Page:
Intracameral irrigation of antibiotic through addition of Anterior chamber contamination at the end of cataract surgeryvaries from 0.18% to 13.7% (26, Level 9; 43, Level 8). Although somestudies evaluating intraocular fluid contamination have shownthat irrigating solution with vancomycin have reduced positiveaqueous cultures (44, Level 9; 45, Level 8; 46, Level 2), whether the reduction ismeaningful remains doubtful (26, Level 9). Furthermore, it has beenshown that exposure to an antibiotic for a short duration during intraocular surgery has little effect on organisms commonlyresponsible for endophthalmitis (47, Level 9). As its use can causeretinal toxicity from inadvertent dilution error including irreversiblemacular infarct, as well as resulting in antibiotic resistance, it isgenerally not recommended (48, Level 9; 49, Level 9; 50, Level 9).
There is insufficient evidence to show that the use of preoperativetopical antibiotic significantly reduces the risk of post-operativeinfectious endophthalmitis (9, Level 1; 41, Level 2).
c. Preoperative systemic antibioticIntravenous antibiotic prophylaxis is not proven to be of benefitin preventing post-operative endophthalmitis (26, Level 9).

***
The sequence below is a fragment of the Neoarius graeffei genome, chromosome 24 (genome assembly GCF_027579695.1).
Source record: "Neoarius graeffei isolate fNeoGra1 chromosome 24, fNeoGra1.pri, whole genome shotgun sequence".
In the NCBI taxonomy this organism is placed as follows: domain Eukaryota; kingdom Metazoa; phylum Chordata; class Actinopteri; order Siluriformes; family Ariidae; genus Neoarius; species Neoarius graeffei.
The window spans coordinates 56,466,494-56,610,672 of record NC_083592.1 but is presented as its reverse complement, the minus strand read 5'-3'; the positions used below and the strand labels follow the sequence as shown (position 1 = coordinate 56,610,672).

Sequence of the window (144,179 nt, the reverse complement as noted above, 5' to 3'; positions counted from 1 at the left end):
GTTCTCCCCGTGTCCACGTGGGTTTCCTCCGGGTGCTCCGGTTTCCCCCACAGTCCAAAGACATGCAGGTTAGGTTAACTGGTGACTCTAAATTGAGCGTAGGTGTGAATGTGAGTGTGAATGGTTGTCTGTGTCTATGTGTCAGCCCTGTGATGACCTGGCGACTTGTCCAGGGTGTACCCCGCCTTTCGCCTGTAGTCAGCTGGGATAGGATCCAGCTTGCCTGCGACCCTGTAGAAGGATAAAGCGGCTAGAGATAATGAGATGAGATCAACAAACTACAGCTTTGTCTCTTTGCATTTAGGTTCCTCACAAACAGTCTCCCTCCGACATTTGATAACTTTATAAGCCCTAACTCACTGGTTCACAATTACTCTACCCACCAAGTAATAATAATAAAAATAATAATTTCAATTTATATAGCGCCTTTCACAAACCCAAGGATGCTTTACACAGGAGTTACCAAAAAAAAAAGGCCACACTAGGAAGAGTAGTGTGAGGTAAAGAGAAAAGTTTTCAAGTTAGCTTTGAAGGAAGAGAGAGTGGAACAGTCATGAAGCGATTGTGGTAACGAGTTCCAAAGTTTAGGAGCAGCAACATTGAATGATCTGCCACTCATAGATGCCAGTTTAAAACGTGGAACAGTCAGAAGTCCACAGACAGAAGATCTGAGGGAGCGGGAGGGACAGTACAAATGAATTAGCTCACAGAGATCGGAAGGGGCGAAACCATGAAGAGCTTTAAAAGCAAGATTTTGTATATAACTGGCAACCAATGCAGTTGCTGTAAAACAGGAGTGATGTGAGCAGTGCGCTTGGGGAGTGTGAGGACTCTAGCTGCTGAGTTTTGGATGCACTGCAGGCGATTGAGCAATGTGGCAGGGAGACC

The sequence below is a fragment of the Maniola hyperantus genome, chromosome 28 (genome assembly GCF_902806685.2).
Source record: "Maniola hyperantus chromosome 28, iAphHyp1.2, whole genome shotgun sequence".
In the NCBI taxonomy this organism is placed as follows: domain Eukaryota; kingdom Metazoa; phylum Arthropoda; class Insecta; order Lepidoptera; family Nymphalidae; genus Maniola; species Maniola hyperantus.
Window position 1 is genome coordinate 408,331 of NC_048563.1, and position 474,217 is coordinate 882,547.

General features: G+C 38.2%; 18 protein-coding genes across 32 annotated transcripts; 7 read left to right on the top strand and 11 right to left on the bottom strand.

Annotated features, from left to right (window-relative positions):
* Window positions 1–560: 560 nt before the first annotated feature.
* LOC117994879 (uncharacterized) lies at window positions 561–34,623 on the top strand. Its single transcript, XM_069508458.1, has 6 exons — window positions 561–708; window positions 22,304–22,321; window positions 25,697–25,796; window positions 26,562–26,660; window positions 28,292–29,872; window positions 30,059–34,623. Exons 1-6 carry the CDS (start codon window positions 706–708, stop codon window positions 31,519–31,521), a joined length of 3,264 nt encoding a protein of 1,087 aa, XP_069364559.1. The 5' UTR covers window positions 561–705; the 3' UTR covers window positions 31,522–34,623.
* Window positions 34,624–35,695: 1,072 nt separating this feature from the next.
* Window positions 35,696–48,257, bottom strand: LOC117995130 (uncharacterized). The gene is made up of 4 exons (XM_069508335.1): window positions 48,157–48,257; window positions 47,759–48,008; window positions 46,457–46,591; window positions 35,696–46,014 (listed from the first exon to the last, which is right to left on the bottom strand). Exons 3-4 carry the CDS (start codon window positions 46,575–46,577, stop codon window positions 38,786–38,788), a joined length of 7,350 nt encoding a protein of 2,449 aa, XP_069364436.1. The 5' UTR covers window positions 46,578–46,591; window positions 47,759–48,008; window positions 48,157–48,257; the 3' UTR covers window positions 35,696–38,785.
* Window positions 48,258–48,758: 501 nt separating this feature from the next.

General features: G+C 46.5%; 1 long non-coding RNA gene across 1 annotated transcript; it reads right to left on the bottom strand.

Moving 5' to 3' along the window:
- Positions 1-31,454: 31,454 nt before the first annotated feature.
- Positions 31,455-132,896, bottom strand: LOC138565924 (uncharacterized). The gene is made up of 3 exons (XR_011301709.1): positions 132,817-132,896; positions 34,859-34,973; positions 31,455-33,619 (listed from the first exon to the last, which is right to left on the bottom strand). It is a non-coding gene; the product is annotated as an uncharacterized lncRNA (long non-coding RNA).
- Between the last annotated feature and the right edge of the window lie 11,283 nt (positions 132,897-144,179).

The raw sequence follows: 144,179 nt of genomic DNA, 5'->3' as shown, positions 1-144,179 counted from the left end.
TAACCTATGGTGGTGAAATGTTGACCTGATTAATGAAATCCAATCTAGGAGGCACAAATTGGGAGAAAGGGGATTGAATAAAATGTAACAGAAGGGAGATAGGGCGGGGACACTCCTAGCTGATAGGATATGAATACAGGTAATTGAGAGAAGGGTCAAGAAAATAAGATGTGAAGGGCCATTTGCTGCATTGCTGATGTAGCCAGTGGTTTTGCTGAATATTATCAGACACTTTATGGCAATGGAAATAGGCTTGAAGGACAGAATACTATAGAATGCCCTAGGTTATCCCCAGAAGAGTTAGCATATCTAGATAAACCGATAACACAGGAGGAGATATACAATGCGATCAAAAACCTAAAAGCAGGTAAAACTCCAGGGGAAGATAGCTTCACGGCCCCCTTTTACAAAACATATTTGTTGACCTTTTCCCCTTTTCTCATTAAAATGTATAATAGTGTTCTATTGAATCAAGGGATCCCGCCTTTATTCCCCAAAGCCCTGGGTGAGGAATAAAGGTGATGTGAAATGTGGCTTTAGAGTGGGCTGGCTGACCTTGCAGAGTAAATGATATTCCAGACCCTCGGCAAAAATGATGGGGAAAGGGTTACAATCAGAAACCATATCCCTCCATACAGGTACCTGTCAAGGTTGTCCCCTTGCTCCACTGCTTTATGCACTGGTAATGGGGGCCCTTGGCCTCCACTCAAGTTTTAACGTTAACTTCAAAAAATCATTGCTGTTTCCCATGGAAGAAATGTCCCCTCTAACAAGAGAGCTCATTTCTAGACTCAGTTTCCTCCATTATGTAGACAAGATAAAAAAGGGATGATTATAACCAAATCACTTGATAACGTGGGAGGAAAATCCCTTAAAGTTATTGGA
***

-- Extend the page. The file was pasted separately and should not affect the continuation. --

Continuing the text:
d. Post-operative subconjunctival antibiotic injectionSub-conjunctival antibiotic injection at the conclusion of surgerydoes not appear to prevent post-operative endophthalmitis (22, Level 9).
2.3 Heparinized Intraocular Infusion Solution and Heparin
Coated IOL
Heparin coats the lens and intraocular surface and thus preventbacterial adherence (51, Level 9). However there is no sufficientevidence to indicate benefits of both heparinized irrigating solutionand heparin coated IOL in preventing post-operative infectiousendophthalmitis (52, Level 3).
2.4 Operating Theatre
There are no current guidelines for the type of airflow best requiredto prevent post-operative infectious endophthalmitis forintraocular surgery. The ideal type of airflow system is beinginvestigated by the ESCRS multi-centre study on endophthalmitisafter phacoemulsification surgery (26, Level 9).
All equipment for surgery should be sterile. Care is required withboth washing and autoclaving the instruments. It is preferablethat tubing that becomes wet within the operative procedure should not be reused. Bottles of balanced salt solution (BSS)should never be kept overnight or used for more than oneoperating session. Operating theatre trolleys must be kept dryas wet areas are easily contaminated with Pseudomonasaeruginosa (26, Level 9).
Further details of prophylactic measures are given in Appendix 1.
Recommendations for prophylaxis
Use of povidone iodine 5% as an antiseptic agent for preparation ofskin and conjunctival sac preoperatively is recommended. (Grade A) Proper draping of the eyelid margin using an adhesive non porous drapeand the use of speculum to cover all the eyelashes is recommended.
Intracameral injection of 1 mg cefuroxime in 0.1ml at the end of surgeryis recommended. Careful dilution should be undertaken to preventpotential toxicity.
Patients who have undergone intraocular surgery and who develop